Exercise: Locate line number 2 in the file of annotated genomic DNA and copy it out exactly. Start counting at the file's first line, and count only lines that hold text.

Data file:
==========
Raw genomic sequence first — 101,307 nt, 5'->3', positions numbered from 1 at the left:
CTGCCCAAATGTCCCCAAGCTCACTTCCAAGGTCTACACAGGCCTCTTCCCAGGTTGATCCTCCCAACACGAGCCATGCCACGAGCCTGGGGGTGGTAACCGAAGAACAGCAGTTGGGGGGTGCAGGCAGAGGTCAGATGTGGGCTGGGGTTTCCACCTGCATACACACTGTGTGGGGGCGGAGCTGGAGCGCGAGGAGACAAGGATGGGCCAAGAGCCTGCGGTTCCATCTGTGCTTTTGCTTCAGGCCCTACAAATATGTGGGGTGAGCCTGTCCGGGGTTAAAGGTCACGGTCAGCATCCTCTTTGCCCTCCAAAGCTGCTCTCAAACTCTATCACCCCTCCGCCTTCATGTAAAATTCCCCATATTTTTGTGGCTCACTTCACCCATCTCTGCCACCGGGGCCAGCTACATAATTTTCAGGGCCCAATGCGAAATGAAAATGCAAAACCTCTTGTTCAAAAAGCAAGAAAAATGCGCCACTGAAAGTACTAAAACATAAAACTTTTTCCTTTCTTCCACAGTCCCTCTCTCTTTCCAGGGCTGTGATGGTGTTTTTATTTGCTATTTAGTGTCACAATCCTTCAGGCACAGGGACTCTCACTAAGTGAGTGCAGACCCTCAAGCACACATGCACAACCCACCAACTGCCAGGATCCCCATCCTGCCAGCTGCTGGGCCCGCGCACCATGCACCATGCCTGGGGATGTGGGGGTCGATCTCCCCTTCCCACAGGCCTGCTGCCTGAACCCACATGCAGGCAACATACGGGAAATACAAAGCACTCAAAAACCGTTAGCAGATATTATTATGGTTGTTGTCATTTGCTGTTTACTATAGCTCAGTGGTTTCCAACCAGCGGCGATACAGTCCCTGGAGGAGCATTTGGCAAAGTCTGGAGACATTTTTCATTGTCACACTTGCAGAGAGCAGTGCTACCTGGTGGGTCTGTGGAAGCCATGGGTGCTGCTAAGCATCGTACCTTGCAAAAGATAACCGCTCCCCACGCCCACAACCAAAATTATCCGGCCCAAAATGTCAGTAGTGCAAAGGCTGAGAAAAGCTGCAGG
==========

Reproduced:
CTGCCCAAATGTCCCCAAGCTCACTTCCAAGGTCTACACAGGCCTCTTCCCAGGTTGATCCTCCCAACACGAGCCATGCCACGAGCCTGGGGGTGGTAACCGAAGAACAGCAGTTGGGGGGTGCAGGCAGAGGTCAGATGTGGGCTGGGGTTTCCACCTGCATACACACTGTGTGGGGGCGGAGCTGGAGCGCGAGGAGACAAGGATGGGCCAAGAGCCTGCGGTTCCATCTGTGCTTTTGCTTCAGGCCCTACAAATATGTGGGGTGAGCCTGTCCGGGGTTAAAGGTCACGGTCAGCATCCTCTTTGCCCTCCAAAGCTGCTCTCAAACTCTATCACCCCTCCGCCTTCATGTAAAATTCCCCATATTTTTGTGGCTCACTTCACCCATCTCTGCCACCGGGGCCAGCTACATAATTTTCAGGGCCCAATGCGAAATGAAAATGCAAAACCTCTTGTTCAAAAAGCAAGAAAAATGCGCCACTGAAAGTACTAAAACATAAAACTTTTTCCTTTCTTCCACAGTCCCTCTCTCTTTCCAGGGCTGTGATGGTGTTTTTATTTGCTATTTAGTGTCACAATCCTTCAGGCACAGGGACTCTCACTAAGTGAGTGCAGACCCTCAAGCACACATGCACAACCCACCAACTGCCAGGATCCCCATCCTGCCAGCTGCTGGGCCCGCGCACCATGCACCATGCCTGGGGATGTGGGGGTCGATCTCCCCTTCCCACAGGCCTGCTGCCTGAACCCACATGCAGGCAACATACGGGAAATACAAAGCACTCAAAAACCGTTAGCAGATATTATTATGGTTGTTGTCATTTGCTGTTTACTATAGCTCAGTGGTTTCCAACCAGCGGCGATACAGTCCCTGGAGGAGCATTTGGCAAAGTCTGGAGACATTTTTCATTGTCACACTTGCAGAGAGCAGTGCTACCTGGTGGGTCTGTGGAAGCCATGGGTGCTGCTAAGCATCGTACCTTGCAAAAGATAACCGCTCCCCACGCCCACAACCAAAATTATCCGGCCCAAAATGTCAGTAGTGCAAAGGCTGAGAAAAGCTGCAGG